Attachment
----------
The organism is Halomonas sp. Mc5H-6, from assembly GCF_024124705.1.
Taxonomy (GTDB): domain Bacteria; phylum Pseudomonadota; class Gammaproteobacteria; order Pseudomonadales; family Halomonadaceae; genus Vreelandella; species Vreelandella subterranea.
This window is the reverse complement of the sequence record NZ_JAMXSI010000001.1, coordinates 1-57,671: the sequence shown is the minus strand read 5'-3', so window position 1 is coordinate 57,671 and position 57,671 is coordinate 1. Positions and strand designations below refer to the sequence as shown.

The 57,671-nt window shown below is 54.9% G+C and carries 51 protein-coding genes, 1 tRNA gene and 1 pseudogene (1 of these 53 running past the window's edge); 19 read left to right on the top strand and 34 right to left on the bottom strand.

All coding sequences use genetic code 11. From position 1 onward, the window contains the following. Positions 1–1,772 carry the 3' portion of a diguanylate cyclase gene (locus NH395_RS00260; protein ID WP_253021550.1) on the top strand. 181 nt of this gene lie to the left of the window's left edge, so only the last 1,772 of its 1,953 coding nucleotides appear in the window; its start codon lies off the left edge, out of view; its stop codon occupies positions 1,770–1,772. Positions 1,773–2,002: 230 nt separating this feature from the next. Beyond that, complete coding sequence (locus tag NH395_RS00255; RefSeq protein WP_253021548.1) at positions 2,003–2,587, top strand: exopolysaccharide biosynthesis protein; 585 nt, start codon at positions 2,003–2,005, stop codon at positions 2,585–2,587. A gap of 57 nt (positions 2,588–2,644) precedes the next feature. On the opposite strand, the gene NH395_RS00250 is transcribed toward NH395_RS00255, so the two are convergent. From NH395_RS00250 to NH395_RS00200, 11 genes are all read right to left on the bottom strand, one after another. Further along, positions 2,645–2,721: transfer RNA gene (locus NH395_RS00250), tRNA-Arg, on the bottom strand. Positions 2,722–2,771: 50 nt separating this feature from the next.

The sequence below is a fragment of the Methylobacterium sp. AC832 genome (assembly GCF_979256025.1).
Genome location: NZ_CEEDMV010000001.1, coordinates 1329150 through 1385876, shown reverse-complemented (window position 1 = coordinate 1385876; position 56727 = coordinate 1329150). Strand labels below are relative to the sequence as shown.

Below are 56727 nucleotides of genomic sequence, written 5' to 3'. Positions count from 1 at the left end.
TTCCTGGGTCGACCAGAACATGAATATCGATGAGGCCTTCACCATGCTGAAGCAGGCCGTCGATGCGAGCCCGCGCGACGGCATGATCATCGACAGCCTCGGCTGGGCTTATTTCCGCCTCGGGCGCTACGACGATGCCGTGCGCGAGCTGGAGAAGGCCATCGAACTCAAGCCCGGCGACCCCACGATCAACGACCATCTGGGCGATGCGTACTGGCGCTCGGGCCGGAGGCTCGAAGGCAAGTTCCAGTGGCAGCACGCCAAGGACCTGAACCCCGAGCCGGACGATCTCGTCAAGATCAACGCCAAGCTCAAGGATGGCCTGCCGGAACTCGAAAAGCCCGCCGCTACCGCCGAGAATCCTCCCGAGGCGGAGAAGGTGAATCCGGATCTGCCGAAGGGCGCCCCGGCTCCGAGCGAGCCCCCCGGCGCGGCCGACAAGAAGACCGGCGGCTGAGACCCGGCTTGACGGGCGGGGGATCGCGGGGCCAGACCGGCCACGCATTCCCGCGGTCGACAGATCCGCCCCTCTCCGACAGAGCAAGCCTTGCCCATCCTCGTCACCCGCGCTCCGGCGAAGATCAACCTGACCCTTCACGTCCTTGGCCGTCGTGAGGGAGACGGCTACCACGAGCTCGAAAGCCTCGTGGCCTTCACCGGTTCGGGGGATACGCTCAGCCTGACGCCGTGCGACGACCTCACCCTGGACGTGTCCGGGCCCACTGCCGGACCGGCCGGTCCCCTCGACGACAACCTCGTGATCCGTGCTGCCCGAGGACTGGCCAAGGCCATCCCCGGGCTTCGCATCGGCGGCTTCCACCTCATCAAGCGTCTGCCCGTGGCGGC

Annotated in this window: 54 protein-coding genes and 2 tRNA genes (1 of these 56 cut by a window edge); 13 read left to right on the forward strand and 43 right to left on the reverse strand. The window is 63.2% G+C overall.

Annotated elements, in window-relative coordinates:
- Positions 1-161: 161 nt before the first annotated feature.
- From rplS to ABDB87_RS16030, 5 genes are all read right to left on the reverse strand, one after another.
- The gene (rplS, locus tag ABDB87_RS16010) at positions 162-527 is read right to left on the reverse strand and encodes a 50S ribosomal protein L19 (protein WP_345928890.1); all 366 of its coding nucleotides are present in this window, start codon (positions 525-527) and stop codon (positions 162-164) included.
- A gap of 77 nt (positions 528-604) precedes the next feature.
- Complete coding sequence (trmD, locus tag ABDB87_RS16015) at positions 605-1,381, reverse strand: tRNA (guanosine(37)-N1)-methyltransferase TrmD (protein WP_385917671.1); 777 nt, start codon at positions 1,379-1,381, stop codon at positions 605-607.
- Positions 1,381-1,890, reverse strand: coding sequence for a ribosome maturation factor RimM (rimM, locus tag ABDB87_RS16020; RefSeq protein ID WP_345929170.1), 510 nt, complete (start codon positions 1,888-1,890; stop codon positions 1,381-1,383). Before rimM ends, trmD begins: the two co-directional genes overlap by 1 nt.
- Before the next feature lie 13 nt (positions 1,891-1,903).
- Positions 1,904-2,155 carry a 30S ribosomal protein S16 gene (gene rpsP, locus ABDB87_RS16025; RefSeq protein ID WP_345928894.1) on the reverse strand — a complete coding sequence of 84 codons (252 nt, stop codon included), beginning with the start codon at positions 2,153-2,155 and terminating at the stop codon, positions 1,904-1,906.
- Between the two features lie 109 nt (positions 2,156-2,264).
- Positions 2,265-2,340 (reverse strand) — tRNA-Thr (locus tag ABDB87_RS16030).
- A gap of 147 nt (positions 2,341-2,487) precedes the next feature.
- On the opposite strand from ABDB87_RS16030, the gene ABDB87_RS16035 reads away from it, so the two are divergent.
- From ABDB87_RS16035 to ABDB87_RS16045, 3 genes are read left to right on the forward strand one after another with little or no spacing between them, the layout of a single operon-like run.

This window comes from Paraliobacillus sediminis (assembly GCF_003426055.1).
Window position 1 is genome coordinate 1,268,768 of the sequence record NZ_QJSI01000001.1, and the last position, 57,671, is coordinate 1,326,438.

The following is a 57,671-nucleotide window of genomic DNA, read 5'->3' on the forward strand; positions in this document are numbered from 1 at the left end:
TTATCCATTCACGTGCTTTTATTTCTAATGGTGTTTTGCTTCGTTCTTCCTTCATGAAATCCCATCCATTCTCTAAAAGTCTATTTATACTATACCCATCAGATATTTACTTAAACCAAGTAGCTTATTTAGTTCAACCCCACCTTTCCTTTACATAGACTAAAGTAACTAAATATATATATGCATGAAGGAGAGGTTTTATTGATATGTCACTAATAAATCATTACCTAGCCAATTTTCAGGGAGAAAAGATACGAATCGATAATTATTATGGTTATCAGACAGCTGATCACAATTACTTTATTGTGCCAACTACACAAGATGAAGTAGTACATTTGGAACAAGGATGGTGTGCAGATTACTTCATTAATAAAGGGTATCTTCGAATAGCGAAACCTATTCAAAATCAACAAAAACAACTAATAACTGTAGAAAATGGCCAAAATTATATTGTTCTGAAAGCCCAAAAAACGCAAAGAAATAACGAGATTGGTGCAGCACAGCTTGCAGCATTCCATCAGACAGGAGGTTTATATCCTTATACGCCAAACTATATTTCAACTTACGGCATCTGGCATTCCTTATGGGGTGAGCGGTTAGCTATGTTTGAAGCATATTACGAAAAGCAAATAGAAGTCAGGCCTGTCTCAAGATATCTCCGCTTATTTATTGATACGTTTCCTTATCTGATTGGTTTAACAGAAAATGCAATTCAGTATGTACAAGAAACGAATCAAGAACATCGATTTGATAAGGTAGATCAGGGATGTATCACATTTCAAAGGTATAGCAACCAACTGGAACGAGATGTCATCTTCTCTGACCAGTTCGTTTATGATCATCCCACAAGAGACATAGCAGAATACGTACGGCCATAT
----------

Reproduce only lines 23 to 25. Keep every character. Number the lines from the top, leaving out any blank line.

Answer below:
- On the opposite strand from ABDB87_RS16030, the gene ABDB87_RS16035 reads away from it, so the two are divergent.
- From ABDB87_RS16035 to ABDB87_RS16045, 3 genes are read left to right on the forward strand one after another with little or no spacing between them, the layout of a single operon-like run.

This window comes from Paraliobacillus sediminis (assembly GCF_003426055.1).